8. Working Sprinklers and Irrigation Systems

Sprinklers and other irrigation systems are great for keeping the landscaping in good condition. But they can and do leak. This causes unwanted puddles around the yard and can damage plants when left unaddressed.

Your plumber will check the water lines running from the water main to the system for signs of wear and tear. They’ll also inspect the fittings and connections for signs of damage.

If everything is in good working order, you shouldn’t have to worry about the irrigation system under or overperforming.

9. Functioning Sump Pump in the Basement

Basements are naturally more humid than other rooms of the house. And in areas where the water table is close to the surface, it’s not uncommon for water to soak up into the foundation.

In most homes, the sump pump helps keep the basement dry and free of excessive levels of moisture and humidity. When it’s not working, the foundation can get saturated, developing cracks which threaten the structural integrity of the building.

10. Water Damage in Crawl Spaces

Crawl spaces provide access to much of the home’s internal plumbing and electrical system. And they’re often the first to show signs of water damage. The homeowner may not even know there’s an issue.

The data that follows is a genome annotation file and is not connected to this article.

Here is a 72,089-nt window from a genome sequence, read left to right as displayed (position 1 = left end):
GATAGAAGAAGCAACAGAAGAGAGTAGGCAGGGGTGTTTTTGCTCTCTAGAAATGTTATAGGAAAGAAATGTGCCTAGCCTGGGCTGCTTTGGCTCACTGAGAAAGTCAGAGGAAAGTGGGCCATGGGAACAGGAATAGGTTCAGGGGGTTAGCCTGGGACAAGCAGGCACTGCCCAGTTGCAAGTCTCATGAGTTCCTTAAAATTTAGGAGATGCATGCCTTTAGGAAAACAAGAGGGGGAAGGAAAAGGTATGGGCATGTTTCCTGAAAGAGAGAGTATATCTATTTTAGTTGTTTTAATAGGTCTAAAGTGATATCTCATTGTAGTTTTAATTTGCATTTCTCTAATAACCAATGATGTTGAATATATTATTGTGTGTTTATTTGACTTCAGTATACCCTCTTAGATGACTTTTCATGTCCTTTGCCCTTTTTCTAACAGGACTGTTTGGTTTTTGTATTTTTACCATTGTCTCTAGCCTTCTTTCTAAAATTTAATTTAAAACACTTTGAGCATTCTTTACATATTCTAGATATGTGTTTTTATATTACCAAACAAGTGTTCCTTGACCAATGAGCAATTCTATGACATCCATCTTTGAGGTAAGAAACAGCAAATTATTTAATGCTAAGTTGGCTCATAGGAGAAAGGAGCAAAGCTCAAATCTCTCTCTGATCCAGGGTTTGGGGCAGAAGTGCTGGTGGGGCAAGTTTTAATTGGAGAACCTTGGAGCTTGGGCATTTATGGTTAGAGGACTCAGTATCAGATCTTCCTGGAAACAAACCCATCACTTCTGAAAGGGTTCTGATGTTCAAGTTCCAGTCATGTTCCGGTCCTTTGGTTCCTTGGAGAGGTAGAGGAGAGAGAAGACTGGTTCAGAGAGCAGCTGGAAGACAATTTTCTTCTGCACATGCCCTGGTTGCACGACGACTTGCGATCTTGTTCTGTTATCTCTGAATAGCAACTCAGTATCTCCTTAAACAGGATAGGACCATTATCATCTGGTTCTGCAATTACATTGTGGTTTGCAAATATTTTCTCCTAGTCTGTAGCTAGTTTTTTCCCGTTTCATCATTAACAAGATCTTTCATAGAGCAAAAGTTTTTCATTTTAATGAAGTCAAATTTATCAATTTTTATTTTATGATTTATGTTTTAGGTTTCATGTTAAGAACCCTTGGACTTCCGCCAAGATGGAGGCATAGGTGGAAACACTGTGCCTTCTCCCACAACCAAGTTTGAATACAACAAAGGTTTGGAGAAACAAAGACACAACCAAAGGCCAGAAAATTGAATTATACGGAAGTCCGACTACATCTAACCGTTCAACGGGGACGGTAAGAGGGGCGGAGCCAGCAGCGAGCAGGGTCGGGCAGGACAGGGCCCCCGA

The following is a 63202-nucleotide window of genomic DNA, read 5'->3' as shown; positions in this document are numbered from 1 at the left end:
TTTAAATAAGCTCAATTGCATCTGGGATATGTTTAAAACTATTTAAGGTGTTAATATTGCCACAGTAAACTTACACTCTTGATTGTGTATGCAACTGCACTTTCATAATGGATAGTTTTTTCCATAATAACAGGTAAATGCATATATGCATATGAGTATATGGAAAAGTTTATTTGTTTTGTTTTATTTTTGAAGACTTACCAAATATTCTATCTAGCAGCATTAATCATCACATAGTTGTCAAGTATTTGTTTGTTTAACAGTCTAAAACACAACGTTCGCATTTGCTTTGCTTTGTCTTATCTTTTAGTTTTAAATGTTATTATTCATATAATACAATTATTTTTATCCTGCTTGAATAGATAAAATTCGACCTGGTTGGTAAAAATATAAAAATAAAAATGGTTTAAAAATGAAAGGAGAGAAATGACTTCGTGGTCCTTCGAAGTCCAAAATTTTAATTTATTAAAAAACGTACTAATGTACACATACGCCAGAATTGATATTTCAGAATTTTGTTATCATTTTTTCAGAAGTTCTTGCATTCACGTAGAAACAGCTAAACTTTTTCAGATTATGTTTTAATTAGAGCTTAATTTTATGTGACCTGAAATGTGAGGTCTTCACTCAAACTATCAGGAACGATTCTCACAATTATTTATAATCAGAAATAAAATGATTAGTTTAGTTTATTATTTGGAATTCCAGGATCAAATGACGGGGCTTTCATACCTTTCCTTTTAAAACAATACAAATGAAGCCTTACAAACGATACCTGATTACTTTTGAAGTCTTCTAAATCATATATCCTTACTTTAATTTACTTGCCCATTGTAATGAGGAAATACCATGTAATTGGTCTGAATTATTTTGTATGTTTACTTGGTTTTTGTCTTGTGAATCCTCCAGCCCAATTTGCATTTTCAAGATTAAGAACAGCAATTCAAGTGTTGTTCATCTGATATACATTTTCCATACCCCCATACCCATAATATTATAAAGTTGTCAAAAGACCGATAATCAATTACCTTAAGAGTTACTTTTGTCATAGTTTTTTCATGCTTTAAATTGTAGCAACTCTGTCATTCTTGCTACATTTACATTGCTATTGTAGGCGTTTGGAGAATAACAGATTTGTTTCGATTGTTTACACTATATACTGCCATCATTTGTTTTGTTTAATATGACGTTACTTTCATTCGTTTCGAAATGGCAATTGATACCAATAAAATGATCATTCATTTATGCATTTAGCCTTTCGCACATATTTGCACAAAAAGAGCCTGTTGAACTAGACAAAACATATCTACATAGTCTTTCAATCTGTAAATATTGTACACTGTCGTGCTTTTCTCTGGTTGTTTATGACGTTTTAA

After all, out of sight, out of mind.

That’s why it’s one of the most important components of any plumbing inspection. The inspector will check each accessible crawlspace for signs of leaks including staining on the building materials, mold, mildew, and damp spots.

If they find nothing, you’re good to go. But if they find damage, they’ll help you figure out what needs to happen.

Schedule a Plumbing Inspection Today

If you’re buying a house, make sure you know what’s working and what needs a bit of attention before you close on the property. Invest in a plumbing inspection so you can tell if a house is the right fit for your family.

Have a house in mind? Contact us today to schedule an inspection.